Addicted to anger

Originally posted August 27, 2019

I’ve seen several posts and articles recently where preachers are scolding preachers for not yelling and pointing fingers at the atrocities in our culture.  I even saw one that basically said if your preacher isn’t screaming and fist-pounding about what is going on in our world you should find yourself a new church.  

I choose a different route.  

I choose to focus on shaping and opening myself up to the transformation of the Holy Spirit and helping others do the same.  

I think that the yelling and finger-pointing and blame-game and addiction-to-anger is one of the great atrocities of our current culture.  We don’t watch the news anymore because “news’ has been replaced by programs that encourage and promote heated argument over civil discourse, division over understanding, hatred instead of community all for the sake of entertainment and ratings.  

If I spend my time yelling and labeling and throwing blame around, and encouraging others to to do the same, how am I different from the people against whom I speak? 

If I spend my emotional energy trying to shame and belittle those I think are out of order, I’m not left with enough energy to grow in my own spiritual and emotional wellness. How can I lead others into spiritual maturity if I’m still behaving immaturely?

Yes, I despise the acts of those who label people in ways that dehumanize them.  Yes, I believe we have a moral crisis in our country.  Yes, I see the hated and bigotry and racism that is becoming the norm again.  Yes, it all makes me very angry.  But mostly it breaks my heart.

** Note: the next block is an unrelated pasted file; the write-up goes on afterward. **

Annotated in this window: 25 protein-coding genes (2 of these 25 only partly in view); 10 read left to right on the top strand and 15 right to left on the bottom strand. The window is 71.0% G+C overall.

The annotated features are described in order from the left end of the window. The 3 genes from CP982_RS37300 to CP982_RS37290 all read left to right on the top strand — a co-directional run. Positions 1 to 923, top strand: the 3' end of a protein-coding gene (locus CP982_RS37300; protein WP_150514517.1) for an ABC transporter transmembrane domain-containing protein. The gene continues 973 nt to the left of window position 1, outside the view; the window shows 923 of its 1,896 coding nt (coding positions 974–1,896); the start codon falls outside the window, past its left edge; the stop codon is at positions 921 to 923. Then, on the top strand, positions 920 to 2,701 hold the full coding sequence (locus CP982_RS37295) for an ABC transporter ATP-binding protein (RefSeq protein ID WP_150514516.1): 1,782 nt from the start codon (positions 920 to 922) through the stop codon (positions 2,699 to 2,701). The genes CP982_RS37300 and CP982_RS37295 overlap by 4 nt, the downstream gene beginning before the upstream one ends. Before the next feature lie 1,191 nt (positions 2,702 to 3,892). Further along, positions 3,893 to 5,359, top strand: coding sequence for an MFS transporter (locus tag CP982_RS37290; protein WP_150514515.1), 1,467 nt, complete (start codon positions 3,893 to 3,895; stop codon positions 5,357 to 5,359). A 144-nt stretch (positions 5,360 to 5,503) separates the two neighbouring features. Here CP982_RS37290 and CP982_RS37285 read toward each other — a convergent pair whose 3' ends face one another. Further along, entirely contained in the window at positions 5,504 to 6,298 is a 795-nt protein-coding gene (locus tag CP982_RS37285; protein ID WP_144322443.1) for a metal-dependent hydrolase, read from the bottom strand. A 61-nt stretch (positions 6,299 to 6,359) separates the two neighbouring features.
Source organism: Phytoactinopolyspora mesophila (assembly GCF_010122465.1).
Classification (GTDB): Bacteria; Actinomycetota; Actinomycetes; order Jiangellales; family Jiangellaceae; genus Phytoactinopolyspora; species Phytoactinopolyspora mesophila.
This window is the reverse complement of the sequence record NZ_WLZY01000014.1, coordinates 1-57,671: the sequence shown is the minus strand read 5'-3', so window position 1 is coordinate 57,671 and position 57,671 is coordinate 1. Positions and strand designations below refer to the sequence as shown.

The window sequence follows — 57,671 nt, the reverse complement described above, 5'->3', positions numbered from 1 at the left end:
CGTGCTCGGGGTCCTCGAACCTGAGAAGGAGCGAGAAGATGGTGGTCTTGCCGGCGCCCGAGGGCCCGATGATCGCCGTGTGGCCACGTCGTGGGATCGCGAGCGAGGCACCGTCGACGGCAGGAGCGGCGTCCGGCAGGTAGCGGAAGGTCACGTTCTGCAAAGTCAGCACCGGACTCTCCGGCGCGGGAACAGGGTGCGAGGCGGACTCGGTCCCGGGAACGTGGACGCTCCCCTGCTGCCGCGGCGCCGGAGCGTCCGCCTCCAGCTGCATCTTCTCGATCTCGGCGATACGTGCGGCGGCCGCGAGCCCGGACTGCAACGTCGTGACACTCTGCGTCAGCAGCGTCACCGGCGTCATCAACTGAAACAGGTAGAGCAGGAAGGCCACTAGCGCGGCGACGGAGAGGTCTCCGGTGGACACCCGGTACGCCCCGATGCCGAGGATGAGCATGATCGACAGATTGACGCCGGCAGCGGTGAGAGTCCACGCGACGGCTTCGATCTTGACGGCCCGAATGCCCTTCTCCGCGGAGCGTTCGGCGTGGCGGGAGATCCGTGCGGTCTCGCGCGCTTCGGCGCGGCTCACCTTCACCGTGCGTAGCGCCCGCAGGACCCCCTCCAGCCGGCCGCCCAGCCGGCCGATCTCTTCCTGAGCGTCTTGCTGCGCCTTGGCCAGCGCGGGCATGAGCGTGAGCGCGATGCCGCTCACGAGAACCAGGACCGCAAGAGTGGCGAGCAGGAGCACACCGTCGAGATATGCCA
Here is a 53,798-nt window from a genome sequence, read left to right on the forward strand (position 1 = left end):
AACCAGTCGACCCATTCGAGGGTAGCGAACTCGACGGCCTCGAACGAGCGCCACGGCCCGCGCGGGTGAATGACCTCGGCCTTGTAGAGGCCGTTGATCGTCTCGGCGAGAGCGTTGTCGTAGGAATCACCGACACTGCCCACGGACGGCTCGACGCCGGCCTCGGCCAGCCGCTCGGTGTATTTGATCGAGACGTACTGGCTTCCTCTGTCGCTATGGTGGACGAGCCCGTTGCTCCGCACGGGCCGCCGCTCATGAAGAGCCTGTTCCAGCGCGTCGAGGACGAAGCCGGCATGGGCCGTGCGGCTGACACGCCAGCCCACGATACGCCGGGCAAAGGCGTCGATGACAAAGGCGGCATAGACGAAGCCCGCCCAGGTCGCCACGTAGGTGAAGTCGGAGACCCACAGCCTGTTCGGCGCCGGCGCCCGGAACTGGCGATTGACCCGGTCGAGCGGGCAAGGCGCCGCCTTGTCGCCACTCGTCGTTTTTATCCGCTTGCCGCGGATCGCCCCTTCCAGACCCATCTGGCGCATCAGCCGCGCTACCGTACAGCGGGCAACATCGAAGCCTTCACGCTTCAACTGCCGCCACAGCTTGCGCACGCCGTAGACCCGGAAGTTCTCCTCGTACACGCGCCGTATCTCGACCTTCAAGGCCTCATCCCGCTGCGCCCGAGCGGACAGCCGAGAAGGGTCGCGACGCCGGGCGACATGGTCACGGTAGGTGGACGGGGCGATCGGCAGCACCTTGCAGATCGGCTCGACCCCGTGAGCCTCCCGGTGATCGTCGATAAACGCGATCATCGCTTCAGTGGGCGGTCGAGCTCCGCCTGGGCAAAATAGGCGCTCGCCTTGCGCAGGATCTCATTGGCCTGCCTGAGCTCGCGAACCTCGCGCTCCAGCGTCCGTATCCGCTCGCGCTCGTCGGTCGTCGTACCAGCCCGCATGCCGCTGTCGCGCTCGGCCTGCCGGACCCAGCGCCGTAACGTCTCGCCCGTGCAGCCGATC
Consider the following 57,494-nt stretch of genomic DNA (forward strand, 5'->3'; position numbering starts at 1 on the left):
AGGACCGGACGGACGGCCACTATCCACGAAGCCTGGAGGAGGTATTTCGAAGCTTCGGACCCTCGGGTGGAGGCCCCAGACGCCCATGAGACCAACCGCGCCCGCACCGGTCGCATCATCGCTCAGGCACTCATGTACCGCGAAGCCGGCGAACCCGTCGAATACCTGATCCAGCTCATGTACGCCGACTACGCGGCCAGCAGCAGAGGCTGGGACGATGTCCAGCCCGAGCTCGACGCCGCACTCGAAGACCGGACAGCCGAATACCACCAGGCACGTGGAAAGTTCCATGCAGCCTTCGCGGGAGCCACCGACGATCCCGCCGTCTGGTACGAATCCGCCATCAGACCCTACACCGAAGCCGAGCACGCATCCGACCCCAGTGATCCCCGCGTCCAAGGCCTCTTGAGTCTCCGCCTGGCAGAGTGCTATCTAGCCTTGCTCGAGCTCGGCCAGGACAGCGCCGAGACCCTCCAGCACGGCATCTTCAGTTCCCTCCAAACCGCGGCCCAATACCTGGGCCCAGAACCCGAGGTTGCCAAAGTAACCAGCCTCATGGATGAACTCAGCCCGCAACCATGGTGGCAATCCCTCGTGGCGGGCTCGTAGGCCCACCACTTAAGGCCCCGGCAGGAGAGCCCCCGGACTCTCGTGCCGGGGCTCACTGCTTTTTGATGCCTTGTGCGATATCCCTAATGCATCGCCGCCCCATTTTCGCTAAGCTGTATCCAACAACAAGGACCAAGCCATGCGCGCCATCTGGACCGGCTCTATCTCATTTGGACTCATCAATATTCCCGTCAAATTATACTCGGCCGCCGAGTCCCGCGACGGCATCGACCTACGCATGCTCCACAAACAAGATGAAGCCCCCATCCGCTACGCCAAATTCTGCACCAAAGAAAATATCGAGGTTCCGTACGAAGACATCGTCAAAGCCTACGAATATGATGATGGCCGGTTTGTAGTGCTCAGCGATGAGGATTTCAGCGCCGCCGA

And so I turn toward the Creator of my heart and say “heal me so that I can help heal others.”  I pray, “Teach me how to be more compassionate so that I can model Your self-giving compassion for others.”

I don’t know about you, but I don’t recall ever having my mind changed by someone speaking in anger. Most people can’t hear the words of the one yelling in anger.  

I serve the loving, liberating, and life-giving God who calls me to reveal that Divine Love to the world.  I follow Jesus who teaches compassion, mercy, and grace.  I don’t always get it right.  Sometimes I express my anger in the moment. But I do not recall a single incident when I reacted in anger that turned out positively. I can recall many situations when I responded from a place of mercy and grace that actually had a positive outcome.  I believe this is how we can make the world a better place.  

So, I invite you to try the spiritual practice of turning off the yelling.  When you are listening to the radio or watching tv and the show hosts, guests, newscasters, anyone begins speaking from a place of anger, turn it off.  And then use this spare time to do something positive – make a list of things you are grateful for, spend time in conversation with a friend or loved one, pray for those who are fostering the anger addiction in our culture, take a walk, sing a song, play a game.  (Disclaimer – please don’t hear me telling you to ignore what is happening in our world.  Just find an alternative source that actually provides factual stories of the events in a non-angry manner.)

I pray for all of us a week of peace and compassion in which we find the treasure of time to learn to love better.  

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